There are many impressively choreographed dance routines for the audience to gawp at but peel back the layers and you'll find that once the film is stripped down, Magic Mike is a grower and not a shower.
The plotline of a young innocent being seduced into a world of "money, women and a good time" is certainly nothing new but the film puts a new spin on it by focusing on the mentor to "The Kid" and not "The Kid" himself. Mike is a man attempting to live the American Dream yet he discovers the American economy (specifically the banks) won't let him. He claims stripping is simply the means to finance his own custom furniture business. Thanks to a hugely charismatic lead in Channing Tatum, Soderbergh weaves plenty of humour and heart throughout a story that's not afraid to darken the mood or throw some social commentary into the mix, making sure the end result is more Boogie Nights than Burlesque.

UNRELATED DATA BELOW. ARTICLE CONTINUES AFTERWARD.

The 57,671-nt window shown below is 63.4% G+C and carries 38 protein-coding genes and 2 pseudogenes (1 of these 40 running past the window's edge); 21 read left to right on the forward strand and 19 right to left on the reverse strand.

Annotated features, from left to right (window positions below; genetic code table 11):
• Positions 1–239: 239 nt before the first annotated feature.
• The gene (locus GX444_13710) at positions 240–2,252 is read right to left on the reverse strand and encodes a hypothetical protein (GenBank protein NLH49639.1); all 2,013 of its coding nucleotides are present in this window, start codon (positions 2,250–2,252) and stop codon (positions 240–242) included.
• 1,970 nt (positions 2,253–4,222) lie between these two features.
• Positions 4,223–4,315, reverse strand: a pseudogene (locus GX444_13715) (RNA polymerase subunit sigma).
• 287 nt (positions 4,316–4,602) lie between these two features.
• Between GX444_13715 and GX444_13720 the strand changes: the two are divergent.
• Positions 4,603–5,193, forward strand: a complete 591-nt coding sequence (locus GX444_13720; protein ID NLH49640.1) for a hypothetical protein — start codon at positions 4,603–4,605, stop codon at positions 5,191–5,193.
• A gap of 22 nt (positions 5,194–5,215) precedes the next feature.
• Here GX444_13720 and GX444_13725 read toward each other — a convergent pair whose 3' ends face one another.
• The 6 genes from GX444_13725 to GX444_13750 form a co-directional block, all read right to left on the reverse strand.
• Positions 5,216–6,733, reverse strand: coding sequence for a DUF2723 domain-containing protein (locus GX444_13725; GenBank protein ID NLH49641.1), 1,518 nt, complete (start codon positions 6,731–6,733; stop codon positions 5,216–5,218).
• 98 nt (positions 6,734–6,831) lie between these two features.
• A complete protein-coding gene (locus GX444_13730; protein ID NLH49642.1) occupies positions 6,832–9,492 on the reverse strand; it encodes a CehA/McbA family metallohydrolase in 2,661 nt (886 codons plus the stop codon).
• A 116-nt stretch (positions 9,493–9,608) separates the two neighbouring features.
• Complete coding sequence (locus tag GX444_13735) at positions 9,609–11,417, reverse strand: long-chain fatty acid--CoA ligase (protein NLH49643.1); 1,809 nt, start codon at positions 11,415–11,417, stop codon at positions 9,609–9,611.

Tatum is good in the role, yet the true star of the show is McConaughey. Following on from his revelatory performance in Killer Joe, he sends himself here up with a vain, sleazy, egotistical turn that includes scenes where he takes his shirt off and one where he plays the bongos (alluding to his own arrest in 1999). He goes all out to shatter the public's perception of him.
This is a film about stripping that's more than skin deep. Recommended.